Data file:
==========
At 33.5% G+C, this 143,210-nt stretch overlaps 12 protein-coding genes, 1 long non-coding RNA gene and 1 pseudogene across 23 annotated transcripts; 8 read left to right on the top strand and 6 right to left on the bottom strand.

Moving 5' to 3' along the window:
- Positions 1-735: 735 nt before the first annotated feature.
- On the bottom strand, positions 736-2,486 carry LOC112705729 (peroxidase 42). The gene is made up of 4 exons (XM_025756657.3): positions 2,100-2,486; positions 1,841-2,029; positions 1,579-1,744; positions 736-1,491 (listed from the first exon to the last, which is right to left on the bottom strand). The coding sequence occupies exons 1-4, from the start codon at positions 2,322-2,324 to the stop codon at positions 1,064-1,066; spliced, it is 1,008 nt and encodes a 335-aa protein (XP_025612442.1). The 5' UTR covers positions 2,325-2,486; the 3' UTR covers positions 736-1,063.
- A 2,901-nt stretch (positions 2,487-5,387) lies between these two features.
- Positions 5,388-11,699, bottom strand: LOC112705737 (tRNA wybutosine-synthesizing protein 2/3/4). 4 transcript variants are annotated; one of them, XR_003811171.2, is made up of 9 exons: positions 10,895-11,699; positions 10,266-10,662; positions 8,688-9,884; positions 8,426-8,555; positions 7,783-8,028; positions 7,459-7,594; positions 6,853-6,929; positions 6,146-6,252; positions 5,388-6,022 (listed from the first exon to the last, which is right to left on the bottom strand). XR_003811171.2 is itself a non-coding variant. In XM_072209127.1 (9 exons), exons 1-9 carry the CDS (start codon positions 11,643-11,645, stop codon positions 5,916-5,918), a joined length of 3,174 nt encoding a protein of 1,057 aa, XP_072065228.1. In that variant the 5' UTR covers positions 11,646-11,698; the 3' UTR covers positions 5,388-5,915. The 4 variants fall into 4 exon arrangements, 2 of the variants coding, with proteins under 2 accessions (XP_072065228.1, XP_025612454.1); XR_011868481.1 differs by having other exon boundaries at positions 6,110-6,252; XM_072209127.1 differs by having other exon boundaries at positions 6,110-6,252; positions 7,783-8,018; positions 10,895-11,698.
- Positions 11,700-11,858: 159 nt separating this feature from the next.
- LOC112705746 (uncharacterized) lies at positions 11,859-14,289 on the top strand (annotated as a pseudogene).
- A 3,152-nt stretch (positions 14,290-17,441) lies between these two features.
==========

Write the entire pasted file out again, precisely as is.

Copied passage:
At 33.5% G+C, this 143,210-nt stretch overlaps 12 protein-coding genes, 1 long non-coding RNA gene and 1 pseudogene across 23 annotated transcripts; 8 read left to right on the top strand and 6 right to left on the bottom strand.

Moving 5' to 3' along the window:
- Positions 1-735: 735 nt before the first annotated feature.
- On the bottom strand, positions 736-2,486 carry LOC112705729 (peroxidase 42). The gene is made up of 4 exons (XM_025756657.3): positions 2,100-2,486; positions 1,841-2,029; positions 1,579-1,744; positions 736-1,491 (listed from the first exon to the last, which is right to left on the bottom strand). The coding sequence occupies exons 1-4, from the start codon at positions 2,322-2,324 to the stop codon at positions 1,064-1,066; spliced, it is 1,008 nt and encodes a 335-aa protein (XP_025612442.1). The 5' UTR covers positions 2,325-2,486; the 3' UTR covers positions 736-1,063.
- A 2,901-nt stretch (positions 2,487-5,387) lies between these two features.
- Positions 5,388-11,699, bottom strand: LOC112705737 (tRNA wybutosine-synthesizing protein 2/3/4). 4 transcript variants are annotated; one of them, XR_003811171.2, is made up of 9 exons: positions 10,895-11,699; positions 10,266-10,662; positions 8,688-9,884; positions 8,426-8,555; positions 7,783-8,028; positions 7,459-7,594; positions 6,853-6,929; positions 6,146-6,252; positions 5,388-6,022 (listed from the first exon to the last, which is right to left on the bottom strand). XR_003811171.2 is itself a non-coding variant. In XM_072209127.1 (9 exons), exons 1-9 carry the CDS (start codon positions 11,643-11,645, stop codon positions 5,916-5,918), a joined length of 3,174 nt encoding a protein of 1,057 aa, XP_072065228.1. In that variant the 5' UTR covers positions 11,646-11,698; the 3' UTR covers positions 5,388-5,915. The 4 variants fall into 4 exon arrangements, 2 of the variants coding, with proteins under 2 accessions (XP_072065228.1, XP_025612454.1); XR_011868481.1 differs by having other exon boundaries at positions 6,110-6,252; XM_072209127.1 differs by having other exon boundaries at positions 6,110-6,252; positions 7,783-8,018; positions 10,895-11,698.
- Positions 11,700-11,858: 159 nt separating this feature from the next.
- LOC112705746 (uncharacterized) lies at positions 11,859-14,289 on the top strand (annotated as a pseudogene).
- A 3,152-nt stretch (positions 14,290-17,441) lies between these two features.